Wednesday, January 11, 2012


She was seven or maybe even eighteen years younger when I first met her. I was busy working on a very large oil painting on a friend's deck on Denman Island, off the west coast of Canada. That late afternoon's sunset I climbed a golden cliff face up to her from the shore of the mile wide Lambert Channel. Calibra, my kayak, lay outlined like a dark torpedo up on a high rock way down below. Rugby legs, she called me. Twenty years ago. She was visiting her cousin, a war-bride, who still dwells on Denman. And now, this coming April, that same Nancy is about to turn 90. Lady Nancy Sinclair, my letters to far off Australia are addressed. Thirty years my senior, petite, blue eyed, blonde haired, she had had five children of her own. Yet somewhere in our very first meeting on that Kluane deck there grew a kismet between us that has reached across the distance and across time, and our communication has been frequent, steady, reciprocal. She at first returned every three or four years; once stood for me as my Matron of Honor; but of late her health has prohibited the long flight. And I've never been able to get to Australia. In the meantime, Lady Nancy, without intention, has taught me the fine art of letter writing.

How, where, why, what, when, who, and please tell me more are the touchstones of her paragraphs. There is hardly a sentence I can write without her remarking in some way about it, her asking me for more, or her letting me know that she can relate. Still, in the years and years' turning of the handwritten pages we have not yet discussed the death of Ramses, the relevance of the X-Files, and the likes of Gillian Anderson. Amazing how things are interconnected. Amazing how way leads on to way. Denman Island was so much more than just Passing Through. I happened to be there the day Ramses arrived.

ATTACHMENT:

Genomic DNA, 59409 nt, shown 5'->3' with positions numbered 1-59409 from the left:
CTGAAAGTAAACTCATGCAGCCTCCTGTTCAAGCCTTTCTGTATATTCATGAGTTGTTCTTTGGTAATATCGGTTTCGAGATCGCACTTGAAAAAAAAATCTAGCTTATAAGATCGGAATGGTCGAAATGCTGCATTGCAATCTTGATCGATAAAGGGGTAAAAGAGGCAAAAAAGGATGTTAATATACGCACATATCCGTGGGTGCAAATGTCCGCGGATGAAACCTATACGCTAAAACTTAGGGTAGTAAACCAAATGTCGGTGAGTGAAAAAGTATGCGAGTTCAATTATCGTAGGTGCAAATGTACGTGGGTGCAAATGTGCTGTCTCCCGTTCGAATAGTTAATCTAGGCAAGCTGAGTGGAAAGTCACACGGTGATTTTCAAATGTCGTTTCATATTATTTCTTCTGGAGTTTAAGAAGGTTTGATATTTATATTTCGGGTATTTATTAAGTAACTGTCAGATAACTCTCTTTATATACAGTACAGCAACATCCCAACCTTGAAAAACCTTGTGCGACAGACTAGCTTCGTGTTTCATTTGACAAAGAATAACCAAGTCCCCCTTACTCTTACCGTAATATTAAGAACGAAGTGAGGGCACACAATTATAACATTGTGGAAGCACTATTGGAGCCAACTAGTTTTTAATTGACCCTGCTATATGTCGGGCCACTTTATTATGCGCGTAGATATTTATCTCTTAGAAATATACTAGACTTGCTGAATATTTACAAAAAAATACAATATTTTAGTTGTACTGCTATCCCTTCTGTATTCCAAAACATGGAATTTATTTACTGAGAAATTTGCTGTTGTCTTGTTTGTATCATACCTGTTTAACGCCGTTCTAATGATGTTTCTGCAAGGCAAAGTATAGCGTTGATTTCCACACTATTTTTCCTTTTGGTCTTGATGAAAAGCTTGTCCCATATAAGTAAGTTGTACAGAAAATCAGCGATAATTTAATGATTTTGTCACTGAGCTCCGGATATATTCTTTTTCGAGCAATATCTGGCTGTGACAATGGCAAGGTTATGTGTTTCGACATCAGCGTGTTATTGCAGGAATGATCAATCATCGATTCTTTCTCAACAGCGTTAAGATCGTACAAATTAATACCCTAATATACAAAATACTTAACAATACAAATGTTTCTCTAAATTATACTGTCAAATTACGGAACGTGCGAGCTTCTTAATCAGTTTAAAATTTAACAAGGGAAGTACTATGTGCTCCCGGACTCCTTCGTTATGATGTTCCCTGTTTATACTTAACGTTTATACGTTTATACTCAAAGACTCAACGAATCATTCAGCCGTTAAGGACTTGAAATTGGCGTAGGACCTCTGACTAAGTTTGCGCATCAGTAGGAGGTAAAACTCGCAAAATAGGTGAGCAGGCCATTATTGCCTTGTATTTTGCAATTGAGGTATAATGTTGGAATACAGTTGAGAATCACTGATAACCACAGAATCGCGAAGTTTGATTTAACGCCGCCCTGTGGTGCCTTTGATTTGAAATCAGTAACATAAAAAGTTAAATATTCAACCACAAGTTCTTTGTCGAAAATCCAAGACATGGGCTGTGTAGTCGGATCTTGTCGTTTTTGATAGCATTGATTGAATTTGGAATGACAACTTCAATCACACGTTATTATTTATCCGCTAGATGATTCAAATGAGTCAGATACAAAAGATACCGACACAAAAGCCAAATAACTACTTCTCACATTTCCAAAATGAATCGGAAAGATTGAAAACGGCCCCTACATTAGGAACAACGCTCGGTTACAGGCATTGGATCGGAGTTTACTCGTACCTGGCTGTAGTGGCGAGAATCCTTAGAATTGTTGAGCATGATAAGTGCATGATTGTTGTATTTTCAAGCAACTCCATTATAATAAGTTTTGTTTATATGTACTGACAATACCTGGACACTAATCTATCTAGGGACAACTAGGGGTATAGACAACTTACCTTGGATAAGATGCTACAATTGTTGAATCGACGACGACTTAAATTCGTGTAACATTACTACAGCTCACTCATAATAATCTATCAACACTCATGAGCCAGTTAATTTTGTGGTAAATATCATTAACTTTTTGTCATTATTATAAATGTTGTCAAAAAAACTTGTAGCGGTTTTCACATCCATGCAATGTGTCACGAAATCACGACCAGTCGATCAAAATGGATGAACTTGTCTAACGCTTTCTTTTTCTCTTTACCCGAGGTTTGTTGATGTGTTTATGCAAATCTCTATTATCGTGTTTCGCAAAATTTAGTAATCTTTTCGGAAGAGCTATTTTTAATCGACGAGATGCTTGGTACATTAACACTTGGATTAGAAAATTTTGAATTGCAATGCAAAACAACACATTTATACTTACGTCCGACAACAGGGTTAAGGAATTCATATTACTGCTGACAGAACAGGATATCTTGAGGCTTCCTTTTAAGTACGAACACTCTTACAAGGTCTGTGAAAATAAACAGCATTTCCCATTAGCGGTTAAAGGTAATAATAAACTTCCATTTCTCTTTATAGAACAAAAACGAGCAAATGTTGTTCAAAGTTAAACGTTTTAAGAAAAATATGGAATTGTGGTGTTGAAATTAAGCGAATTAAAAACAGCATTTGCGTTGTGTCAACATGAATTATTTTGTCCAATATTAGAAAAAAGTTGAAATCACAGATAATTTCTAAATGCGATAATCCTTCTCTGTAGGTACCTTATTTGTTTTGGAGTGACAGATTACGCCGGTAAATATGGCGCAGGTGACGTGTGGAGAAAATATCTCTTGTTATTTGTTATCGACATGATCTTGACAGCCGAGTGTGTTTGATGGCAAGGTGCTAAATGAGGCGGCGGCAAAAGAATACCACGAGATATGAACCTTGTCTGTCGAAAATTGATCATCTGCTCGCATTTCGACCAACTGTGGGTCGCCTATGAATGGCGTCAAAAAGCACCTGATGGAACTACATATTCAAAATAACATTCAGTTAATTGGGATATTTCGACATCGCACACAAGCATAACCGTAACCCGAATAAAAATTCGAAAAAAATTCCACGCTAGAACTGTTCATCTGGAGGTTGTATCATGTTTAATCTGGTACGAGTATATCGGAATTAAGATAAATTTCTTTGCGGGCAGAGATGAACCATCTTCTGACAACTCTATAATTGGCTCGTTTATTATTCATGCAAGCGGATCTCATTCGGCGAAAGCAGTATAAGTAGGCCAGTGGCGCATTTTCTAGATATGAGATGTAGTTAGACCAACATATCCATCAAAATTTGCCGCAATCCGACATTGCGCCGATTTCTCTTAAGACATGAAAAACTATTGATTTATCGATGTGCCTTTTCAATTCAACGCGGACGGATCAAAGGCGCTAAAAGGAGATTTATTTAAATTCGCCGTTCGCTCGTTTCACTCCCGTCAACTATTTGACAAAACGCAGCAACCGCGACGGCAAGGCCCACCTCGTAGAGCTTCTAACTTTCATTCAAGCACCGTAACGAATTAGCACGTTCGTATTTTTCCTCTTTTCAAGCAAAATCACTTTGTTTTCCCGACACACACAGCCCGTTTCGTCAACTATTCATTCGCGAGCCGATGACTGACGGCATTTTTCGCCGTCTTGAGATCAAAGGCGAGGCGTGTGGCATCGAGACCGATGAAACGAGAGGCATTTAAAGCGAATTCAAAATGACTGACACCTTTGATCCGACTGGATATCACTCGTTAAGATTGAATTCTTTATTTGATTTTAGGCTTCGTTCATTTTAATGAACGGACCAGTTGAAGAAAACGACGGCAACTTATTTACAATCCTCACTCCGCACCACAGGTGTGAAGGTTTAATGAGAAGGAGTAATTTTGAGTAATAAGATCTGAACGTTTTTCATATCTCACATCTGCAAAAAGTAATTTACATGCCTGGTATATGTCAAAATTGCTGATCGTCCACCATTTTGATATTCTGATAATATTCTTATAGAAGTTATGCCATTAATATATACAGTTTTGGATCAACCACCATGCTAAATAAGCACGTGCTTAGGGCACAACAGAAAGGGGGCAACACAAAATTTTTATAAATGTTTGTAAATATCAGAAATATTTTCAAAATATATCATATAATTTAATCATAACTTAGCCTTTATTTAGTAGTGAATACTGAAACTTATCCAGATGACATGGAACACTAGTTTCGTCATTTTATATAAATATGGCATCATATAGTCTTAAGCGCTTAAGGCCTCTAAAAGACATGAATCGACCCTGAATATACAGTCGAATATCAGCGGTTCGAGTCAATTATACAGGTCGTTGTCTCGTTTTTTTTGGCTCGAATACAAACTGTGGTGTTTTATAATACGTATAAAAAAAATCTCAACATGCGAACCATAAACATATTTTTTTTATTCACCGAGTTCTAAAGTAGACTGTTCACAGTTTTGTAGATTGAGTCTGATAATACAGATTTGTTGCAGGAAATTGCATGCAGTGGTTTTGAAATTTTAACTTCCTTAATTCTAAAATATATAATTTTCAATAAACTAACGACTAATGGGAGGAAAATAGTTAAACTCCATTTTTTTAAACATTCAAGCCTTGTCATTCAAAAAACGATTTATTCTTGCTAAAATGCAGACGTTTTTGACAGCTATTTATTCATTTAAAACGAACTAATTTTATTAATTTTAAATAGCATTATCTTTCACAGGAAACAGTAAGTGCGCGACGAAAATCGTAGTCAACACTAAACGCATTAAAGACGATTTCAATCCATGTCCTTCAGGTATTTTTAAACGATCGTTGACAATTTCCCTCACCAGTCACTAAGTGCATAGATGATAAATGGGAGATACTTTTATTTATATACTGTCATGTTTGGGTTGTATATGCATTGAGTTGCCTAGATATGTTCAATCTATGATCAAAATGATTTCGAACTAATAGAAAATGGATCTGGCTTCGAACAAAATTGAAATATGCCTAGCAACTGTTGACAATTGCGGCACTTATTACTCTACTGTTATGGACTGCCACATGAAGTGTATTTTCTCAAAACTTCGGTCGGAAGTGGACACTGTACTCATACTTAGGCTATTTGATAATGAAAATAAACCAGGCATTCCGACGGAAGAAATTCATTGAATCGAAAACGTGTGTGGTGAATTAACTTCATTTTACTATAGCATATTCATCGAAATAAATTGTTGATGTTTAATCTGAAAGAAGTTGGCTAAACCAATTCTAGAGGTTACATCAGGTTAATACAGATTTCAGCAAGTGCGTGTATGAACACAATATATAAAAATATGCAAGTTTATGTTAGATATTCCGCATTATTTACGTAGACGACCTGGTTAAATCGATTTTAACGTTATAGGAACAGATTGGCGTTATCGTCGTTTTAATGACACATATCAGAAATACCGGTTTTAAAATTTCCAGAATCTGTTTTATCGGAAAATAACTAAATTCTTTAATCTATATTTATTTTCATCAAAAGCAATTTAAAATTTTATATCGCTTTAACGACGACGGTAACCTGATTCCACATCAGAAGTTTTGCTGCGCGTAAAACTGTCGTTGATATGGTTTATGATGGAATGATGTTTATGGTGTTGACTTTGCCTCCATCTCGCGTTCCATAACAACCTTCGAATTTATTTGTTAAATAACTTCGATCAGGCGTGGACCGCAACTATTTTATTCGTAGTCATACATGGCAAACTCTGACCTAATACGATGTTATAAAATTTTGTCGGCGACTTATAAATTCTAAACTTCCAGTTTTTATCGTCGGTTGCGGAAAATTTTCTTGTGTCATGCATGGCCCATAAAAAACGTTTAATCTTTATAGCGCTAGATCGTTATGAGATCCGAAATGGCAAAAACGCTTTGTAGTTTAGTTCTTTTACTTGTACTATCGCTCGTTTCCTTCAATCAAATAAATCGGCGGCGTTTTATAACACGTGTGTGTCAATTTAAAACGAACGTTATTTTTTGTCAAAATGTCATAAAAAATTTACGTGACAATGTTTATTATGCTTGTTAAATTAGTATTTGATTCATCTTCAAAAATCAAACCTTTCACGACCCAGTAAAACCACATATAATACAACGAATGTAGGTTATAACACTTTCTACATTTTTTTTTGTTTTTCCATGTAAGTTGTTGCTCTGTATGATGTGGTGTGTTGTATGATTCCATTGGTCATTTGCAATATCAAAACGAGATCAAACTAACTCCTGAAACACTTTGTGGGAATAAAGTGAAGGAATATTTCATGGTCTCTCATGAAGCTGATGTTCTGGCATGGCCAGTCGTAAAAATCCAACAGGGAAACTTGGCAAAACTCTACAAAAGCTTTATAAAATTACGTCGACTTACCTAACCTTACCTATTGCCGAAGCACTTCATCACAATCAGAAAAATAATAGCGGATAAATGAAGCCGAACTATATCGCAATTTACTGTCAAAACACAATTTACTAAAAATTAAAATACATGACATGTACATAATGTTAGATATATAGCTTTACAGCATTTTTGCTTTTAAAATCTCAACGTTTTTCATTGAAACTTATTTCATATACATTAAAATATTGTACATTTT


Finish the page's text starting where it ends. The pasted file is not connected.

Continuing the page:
Esoteric references are indeed mostly understood by the initiated. All the more reason to ask questions. The value of intimate letter writing is that one hardly need clarify who 'M' is, since both reader and writer are familiar. And like any good James Bond movie, the mind is full of imagery that fills in the blanks, so that when the Penny drops, we know at least one of the Bonds will be there to catch her. But it is in asking what may otherwise be overlooked, or what led to the penny being dropped, or how Ramzes and the X-Files get to configure here, in the first instance, that real reciprocity is invited.

The vitality of our Lady persists. Her twin brother, Denys Street, was one of the famous fifty trying The Great Escape. And Lady Nancy has not just that sad event, but so many other tragedies to relate as well. Yet all is done in a spirit of forgiveness, compassion, integration, understanding of the times, of history, and of the ways of man. And so, for Lady Nancy, there is no shriveling up, there is a perpetual interest in things other than the self, in things beyond our ken. It is in making things interesting that we are defined.

So when I write, or respond, I have Lady Nancy's lessons trotting like black Ramses about me. It's a point of reciprocity; it's about taking an interest in things sufficient to inquire, rather than expecting life to enquire after you. That's even what the great black himself did, one early sunrise in 2006 on Denman's Xenophon farm. He whickered softly, came over to where I practiced my lines for Tuesdays with Morrie, and nudged with his great black nose when I stopped. We give interest; it inspires others to go on.

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